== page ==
You missed my point, the question was "where's the discrimination"? There is no US owned cruise lines to be discriminated against. All oceangoing cruise lines are being treated equally. Along this point, NCL has a ship, sailing strictly around Hawaii, that is at least flagged in the US and they aren't sailing.

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5 minutes ago, GeorgesGal said:

My point was this:  all other types of travel, as well as travel related businesses are now OPEN in the US.  The only means of travel not allowed to operate in the US is the oceangoing cruise business, all owned by foreign companies, while many if not most of the other travel industries in the US are US owned.  The two river cruises which ARE permitted to travel in the US are both US corporations not foreign corporations.

Cruising should be allowed by July, considering the pace of vaccinations in the USA.  Require a vaccination or proof that you have had the virus.    We just did a trip from Georgia to Texas by air and airports are showing more passengers.  Our flights were full, however Delta had middle seats blocked unless you were traveling with others.  

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1 hour ago, grandgeezer said:

Name one oceangoing cruise ship, now sailing, owned by a US company. Also name any oceangoing cruise line owned by a US company. Where's the discrimination??

 

US Navy. 

Proudly sailing 365/24/7 since 1775.

Most, if not all, 480 ships never laid up, & continue to sail throughout this pandemic.

Although the food & service sucks...

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1 hour ago, GeorgesGal said:

My point was this:  all other types of travel, as well as travel related businesses are now OPEN in the US.  The only means of travel not allowed to operate in the US is the oceangoing cruise business, all owned by foreign companies, while many if not most of the other travel industries in the US are US owned.  The two river cruises which ARE permitted to travel in the US are both US corporations not foreign corporations.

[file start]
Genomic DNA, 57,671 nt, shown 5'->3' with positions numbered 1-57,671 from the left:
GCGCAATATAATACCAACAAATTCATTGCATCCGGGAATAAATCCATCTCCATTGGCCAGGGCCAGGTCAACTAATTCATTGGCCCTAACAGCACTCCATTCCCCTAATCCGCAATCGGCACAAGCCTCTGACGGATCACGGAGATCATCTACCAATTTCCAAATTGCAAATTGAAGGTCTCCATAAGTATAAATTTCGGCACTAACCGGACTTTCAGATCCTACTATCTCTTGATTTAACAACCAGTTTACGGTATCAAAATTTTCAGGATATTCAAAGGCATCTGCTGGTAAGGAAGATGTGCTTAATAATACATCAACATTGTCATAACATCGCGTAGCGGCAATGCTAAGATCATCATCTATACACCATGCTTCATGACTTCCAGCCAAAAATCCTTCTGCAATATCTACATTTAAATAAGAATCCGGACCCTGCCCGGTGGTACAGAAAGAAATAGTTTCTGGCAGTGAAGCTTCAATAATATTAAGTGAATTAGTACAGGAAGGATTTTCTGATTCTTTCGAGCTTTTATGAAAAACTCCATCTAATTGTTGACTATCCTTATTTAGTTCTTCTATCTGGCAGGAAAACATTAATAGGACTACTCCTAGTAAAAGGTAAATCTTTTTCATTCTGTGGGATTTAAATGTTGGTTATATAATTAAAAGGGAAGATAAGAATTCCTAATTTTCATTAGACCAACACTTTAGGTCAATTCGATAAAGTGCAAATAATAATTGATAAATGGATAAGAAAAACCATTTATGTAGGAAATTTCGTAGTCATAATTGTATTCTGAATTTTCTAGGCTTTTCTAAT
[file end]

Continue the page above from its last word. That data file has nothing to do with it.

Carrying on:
Hate to be the one to tell you but cruise lines are not operating inside of the US.  They are international. 

Also cruise ships are unique when it comes to disease spread.  The Diamond Princess demonstrate an R0  of over 12 for Covid.  Much higher than found in any other setting.

 

If a river cruise company is operating inside the US by law its ships must be US registered.

 

 

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1 hour ago, 4774Papa said:

Cruising should be allowed by July, considering the pace of vaccinations in the USA.  Require a vaccination or proof that you have had the virus.    We just did a trip from Georgia to Texas by air and airports are showing more passengers.  Our flights were full, however Delta had middle seats blocked unless you were traveling with others.  

Unfortunately the middle seat blocking ends May 1.

 

A recently released paper shows that blocking the middle seats does significantly reduce risk of infection on an air craft.  Would like to see that requirement be reinstated, at least throughout the summer until case number has dropped substantially.